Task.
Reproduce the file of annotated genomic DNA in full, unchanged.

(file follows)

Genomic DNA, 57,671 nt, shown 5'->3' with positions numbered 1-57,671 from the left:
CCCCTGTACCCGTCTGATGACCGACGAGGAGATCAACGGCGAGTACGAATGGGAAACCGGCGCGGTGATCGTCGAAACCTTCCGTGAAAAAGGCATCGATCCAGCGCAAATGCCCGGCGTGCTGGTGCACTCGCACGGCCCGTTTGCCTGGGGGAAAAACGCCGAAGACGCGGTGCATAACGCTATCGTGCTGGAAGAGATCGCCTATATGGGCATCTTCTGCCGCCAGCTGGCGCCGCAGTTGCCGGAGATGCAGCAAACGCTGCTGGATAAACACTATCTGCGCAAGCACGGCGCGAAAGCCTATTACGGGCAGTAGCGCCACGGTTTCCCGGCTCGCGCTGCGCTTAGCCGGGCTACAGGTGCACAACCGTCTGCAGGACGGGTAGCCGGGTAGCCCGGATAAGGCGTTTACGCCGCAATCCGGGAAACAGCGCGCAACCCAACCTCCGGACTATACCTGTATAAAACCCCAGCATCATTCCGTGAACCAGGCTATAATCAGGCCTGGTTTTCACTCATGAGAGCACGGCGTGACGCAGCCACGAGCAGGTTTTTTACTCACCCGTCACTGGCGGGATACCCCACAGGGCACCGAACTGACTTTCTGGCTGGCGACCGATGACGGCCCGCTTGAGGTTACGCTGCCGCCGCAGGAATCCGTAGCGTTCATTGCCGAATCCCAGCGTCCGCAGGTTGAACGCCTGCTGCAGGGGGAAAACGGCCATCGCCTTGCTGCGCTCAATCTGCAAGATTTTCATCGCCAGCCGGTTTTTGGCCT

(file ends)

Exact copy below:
Genomic DNA, 57,671 nt, shown 5'->3' with positions numbered 1-57,671 from the left:
CCCCTGTACCCGTCTGATGACCGACGAGGAGATCAACGGCGAGTACGAATGGGAAACCGGCGCGGTGATCGTCGAAACCTTCCGTGAAAAAGGCATCGATCCAGCGCAAATGCCCGGCGTGCTGGTGCACTCGCACGGCCCGTTTGCCTGGGGGAAAAACGCCGAAGACGCGGTGCATAACGCTATCGTGCTGGAAGAGATCGCCTATATGGGCATCTTCTGCCGCCAGCTGGCGCCGCAGTTGCCGGAGATGCAGCAAACGCTGCTGGATAAACACTATCTGCGCAAGCACGGCGCGAAAGCCTATTACGGGCAGTAGCGCCACGGTTTCCCGGCTCGCGCTGCGCTTAGCCGGGCTACAGGTGCACAACCGTCTGCAGGACGGGTAGCCGGGTAGCCCGGATAAGGCGTTTACGCCGCAATCCGGGAAACAGCGCGCAACCCAACCTCCGGACTATACCTGTATAAAACCCCAGCATCATTCCGTGAACCAGGCTATAATCAGGCCTGGTTTTCACTCATGAGAGCACGGCGTGACGCAGCCACGAGCAGGTTTTTTACTCACCCGTCACTGGCGGGATACCCCACAGGGCACCGAACTGACTTTCTGGCTGGCGACCGATGACGGCCCGCTTGAGGTTACGCTGCCGCCGCAGGAATCCGTAGCGTTCATTGCCGAATCCCAGCGTCCGCAGGTTGAACGCCTGCTGCAGGGGGAAAACGGCCATCGCCTTGCTGCGCTCAATCTGCAAGATTTTCATCGCCAGCCGGTTTTTGGCCT